To say Texas loves its prisons is a little bit of an understatement. At the end of 1999, a full five percent of Texas’s population was being held in prison, or was on parole or probation. One town, more than any other, is associated with the prison system – Huntsville. Three out of four residents of this small town are prisoners. Most of the remaining residents are employees of prisons. The city is home to not one, but seven separate prisons, as well as one of the most unusual museums in the entire country – the Texas Prison Museum. We had a chance to travel to Huntsville, where museum director Jim Willett took us on a tour of the Texas Prison Museum.
What he showed us, primarily, were dozens of displays on forms of punishment, weapons, and torture devices dating back to the 1800s. “The real ball and chain,” he said, “That would be something you would use for someone you were going to put to work outside a prison compound. Maybe he had displayed a little rabbit in him, as they call it.”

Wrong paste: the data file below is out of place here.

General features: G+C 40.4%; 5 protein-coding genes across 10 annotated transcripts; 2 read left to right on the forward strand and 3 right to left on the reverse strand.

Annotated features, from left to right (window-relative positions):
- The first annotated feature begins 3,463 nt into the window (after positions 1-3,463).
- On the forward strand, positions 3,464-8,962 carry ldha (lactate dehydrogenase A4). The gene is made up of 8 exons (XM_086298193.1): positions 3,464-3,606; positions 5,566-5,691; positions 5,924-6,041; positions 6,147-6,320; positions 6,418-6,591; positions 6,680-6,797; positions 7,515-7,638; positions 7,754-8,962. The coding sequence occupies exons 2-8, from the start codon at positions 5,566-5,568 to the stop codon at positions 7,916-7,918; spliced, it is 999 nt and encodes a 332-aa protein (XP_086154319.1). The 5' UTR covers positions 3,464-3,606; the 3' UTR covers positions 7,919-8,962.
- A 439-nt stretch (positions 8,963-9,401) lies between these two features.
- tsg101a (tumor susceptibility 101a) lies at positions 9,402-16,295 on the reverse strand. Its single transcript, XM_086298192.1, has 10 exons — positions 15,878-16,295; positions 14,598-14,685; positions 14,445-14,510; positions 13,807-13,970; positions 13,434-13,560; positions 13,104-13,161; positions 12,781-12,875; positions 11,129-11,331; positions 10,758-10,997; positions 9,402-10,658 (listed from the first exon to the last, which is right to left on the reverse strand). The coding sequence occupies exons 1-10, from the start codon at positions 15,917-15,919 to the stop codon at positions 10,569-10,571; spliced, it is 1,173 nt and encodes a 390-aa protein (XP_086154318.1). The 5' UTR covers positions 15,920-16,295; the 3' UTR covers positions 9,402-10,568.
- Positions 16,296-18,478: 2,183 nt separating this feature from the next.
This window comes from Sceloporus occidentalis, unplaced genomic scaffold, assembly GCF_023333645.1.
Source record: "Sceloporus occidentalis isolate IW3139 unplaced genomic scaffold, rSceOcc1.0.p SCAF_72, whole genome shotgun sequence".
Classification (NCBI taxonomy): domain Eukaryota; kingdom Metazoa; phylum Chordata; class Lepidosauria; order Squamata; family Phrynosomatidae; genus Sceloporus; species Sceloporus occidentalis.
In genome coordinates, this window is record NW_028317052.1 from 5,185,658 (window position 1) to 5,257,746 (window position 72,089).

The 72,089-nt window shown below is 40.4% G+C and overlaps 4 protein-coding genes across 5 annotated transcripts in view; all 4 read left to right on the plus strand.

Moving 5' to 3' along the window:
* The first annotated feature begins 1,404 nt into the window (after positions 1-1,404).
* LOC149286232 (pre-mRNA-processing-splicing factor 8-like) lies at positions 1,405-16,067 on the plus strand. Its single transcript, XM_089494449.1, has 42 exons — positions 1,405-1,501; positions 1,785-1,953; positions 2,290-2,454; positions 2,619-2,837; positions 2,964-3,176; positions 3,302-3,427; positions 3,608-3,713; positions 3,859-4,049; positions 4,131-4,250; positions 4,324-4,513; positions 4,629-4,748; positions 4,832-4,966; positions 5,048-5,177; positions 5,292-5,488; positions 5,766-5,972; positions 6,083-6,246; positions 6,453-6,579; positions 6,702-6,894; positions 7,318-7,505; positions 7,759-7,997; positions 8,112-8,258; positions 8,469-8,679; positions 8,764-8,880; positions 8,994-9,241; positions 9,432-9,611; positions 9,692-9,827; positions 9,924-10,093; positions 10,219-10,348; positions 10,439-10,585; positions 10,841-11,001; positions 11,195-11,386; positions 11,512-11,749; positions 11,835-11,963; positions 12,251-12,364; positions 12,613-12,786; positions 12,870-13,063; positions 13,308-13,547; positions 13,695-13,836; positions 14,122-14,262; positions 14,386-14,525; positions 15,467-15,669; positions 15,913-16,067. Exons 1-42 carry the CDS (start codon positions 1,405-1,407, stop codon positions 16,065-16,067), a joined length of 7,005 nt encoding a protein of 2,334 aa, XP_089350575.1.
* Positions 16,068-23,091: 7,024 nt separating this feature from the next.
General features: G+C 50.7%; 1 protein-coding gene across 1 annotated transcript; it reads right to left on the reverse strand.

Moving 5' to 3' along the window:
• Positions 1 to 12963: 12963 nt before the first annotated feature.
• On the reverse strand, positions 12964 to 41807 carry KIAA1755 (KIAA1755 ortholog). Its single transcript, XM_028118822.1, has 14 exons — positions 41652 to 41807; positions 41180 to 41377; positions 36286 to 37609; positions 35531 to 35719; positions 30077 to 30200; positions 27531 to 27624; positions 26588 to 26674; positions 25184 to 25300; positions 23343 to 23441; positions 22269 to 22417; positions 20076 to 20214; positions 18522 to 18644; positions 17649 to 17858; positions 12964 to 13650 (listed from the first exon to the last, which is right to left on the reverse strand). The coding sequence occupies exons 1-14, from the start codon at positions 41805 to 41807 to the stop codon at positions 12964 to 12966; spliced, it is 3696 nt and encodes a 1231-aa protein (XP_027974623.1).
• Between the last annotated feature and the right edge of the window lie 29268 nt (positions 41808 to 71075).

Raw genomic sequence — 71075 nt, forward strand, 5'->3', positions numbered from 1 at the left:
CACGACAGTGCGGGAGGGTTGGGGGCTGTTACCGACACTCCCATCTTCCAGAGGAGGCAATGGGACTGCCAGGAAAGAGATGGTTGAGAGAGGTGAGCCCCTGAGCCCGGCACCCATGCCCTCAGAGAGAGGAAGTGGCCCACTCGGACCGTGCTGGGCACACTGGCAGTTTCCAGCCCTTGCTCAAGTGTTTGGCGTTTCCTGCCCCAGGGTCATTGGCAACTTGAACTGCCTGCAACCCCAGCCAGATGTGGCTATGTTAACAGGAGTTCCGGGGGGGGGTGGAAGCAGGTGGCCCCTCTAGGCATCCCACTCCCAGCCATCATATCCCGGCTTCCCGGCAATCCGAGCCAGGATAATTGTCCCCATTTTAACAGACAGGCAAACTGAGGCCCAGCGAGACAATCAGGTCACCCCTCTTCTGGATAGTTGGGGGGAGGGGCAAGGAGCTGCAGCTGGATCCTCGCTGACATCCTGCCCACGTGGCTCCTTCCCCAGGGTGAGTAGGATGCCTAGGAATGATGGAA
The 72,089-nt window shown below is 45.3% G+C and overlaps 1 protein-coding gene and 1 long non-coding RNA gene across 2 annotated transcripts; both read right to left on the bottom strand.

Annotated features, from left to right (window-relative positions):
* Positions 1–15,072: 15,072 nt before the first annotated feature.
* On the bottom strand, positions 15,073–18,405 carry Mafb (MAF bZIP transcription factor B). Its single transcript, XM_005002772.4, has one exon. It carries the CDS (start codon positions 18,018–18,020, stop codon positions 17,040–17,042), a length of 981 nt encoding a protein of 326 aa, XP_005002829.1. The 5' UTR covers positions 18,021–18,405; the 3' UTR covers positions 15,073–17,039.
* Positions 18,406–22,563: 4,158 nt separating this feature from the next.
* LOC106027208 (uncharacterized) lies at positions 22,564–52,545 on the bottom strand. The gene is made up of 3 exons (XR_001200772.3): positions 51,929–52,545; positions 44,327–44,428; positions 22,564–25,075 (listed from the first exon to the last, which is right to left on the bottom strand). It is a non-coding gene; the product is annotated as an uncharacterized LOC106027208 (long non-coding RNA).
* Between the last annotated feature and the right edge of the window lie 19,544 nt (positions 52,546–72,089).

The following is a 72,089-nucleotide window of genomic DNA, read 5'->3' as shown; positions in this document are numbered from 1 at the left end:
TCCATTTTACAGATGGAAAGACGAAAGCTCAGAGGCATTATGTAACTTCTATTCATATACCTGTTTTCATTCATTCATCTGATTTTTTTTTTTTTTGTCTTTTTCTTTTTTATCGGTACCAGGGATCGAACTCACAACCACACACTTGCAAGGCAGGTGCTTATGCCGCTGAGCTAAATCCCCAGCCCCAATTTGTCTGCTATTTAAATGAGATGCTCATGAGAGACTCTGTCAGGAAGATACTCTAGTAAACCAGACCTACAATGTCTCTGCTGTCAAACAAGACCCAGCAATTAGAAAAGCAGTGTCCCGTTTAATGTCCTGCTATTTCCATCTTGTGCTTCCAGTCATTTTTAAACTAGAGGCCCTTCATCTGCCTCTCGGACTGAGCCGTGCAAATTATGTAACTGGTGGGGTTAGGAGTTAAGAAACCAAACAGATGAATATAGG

“This thing was called a bat. As you can see, it’s on a wooden handle and very thick leather,” Jim said thoughtfully, “That was actually a legal means of punishment up until the 1940s in Texas.”
But the crown jewel of the Texas Prison Museum is definitely one of the most feared punishment devices in American history. Jim’s tone reflected borderline reverence as he took us into a room where a small, well-crafted chair stood. “This is the Texas electric chair,” he said quietly, “Inmates dubbed it Old Sparky.” The state of Texas first used Old Sparky on February 8, 1924 and executed Charles Reynolds. The chair produced 2,000 volts and eight amps, or enough electricity to light 800 household light bulbs. Many accounts reported that this chair’s ability to produce so much power had the nasty side effect of popping the eyeballs of prisoners out of their sockets, where they would rest against their cheeks.
Huntsville, Texas is the most prison-centric town in the most prison-centric state in the United States. If you’re a fan of incarceration, there’s no better destination than the Texas Prison Museum – it’s the closest you’ll get to prison itself without actually being behind bars.